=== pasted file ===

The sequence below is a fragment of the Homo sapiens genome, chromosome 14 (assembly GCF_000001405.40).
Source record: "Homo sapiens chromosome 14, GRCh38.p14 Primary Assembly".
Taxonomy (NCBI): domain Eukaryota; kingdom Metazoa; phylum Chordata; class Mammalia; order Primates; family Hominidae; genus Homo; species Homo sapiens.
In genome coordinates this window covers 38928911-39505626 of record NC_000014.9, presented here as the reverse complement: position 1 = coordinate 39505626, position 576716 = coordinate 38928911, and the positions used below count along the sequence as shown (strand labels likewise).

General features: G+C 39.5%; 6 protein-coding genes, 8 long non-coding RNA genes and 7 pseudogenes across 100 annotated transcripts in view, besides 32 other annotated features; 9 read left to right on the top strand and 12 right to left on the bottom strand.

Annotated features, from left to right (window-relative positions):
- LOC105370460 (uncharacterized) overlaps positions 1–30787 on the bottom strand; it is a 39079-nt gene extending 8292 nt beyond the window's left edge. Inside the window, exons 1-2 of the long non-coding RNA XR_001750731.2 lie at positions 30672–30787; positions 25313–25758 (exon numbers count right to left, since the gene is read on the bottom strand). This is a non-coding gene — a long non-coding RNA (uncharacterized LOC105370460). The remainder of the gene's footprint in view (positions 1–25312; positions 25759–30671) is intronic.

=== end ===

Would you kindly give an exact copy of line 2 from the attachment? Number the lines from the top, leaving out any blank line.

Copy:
Source record: "Homo sapiens chromosome 14, GRCh38.p14 Primary Assembly".